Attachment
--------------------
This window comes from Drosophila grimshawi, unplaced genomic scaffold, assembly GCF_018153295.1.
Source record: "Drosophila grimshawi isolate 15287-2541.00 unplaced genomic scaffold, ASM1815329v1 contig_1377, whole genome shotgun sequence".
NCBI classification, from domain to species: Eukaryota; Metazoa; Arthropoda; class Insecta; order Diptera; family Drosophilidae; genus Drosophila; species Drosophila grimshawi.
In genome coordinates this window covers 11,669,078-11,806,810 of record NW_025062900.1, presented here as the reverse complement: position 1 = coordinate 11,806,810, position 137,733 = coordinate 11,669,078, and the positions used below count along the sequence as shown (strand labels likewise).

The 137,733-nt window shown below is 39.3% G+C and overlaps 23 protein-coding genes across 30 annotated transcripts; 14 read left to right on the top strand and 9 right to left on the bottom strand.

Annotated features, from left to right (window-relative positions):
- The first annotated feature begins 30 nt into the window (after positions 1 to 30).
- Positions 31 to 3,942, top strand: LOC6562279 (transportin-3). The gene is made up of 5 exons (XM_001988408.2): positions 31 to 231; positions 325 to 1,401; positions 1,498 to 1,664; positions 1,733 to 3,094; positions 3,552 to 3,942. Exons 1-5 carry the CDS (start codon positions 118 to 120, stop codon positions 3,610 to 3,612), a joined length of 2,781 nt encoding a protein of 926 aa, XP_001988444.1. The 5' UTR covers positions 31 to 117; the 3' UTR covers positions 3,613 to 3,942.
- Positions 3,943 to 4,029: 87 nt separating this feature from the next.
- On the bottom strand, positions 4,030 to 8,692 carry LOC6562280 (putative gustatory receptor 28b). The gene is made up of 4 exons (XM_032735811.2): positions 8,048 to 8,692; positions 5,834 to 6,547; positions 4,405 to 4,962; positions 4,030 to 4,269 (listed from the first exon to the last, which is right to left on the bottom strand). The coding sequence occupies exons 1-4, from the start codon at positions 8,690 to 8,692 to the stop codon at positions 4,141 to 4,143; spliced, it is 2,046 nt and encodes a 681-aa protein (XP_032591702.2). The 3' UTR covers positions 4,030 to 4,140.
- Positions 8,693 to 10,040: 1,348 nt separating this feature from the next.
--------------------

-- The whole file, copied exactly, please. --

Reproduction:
This window comes from Drosophila grimshawi, unplaced genomic scaffold, assembly GCF_018153295.1.
Source record: "Drosophila grimshawi isolate 15287-2541.00 unplaced genomic scaffold, ASM1815329v1 contig_1377, whole genome shotgun sequence".
NCBI classification, from domain to species: Eukaryota; Metazoa; Arthropoda; class Insecta; order Diptera; family Drosophilidae; genus Drosophila; species Drosophila grimshawi.
In genome coordinates this window covers 11,669,078-11,806,810 of record NW_025062900.1, presented here as the reverse complement: position 1 = coordinate 11,806,810, position 137,733 = coordinate 11,669,078, and the positions used below count along the sequence as shown (strand labels likewise).

The 137,733-nt window shown below is 39.3% G+C and overlaps 23 protein-coding genes across 30 annotated transcripts; 14 read left to right on the top strand and 9 right to left on the bottom strand.

Annotated features, from left to right (window-relative positions):
- The first annotated feature begins 30 nt into the window (after positions 1 to 30).
- Positions 31 to 3,942, top strand: LOC6562279 (transportin-3). The gene is made up of 5 exons (XM_001988408.2): positions 31 to 231; positions 325 to 1,401; positions 1,498 to 1,664; positions 1,733 to 3,094; positions 3,552 to 3,942. Exons 1-5 carry the CDS (start codon positions 118 to 120, stop codon positions 3,610 to 3,612), a joined length of 2,781 nt encoding a protein of 926 aa, XP_001988444.1. The 5' UTR covers positions 31 to 117; the 3' UTR covers positions 3,613 to 3,942.
- Positions 3,943 to 4,029: 87 nt separating this feature from the next.
- On the bottom strand, positions 4,030 to 8,692 carry LOC6562280 (putative gustatory receptor 28b). The gene is made up of 4 exons (XM_032735811.2): positions 8,048 to 8,692; positions 5,834 to 6,547; positions 4,405 to 4,962; positions 4,030 to 4,269 (listed from the first exon to the last, which is right to left on the bottom strand). The coding sequence occupies exons 1-4, from the start codon at positions 8,690 to 8,692 to the stop codon at positions 4,141 to 4,143; spliced, it is 2,046 nt and encodes a 681-aa protein (XP_032591702.2). The 3' UTR covers positions 4,030 to 4,140.
- Positions 8,693 to 10,040: 1,348 nt separating this feature from the next.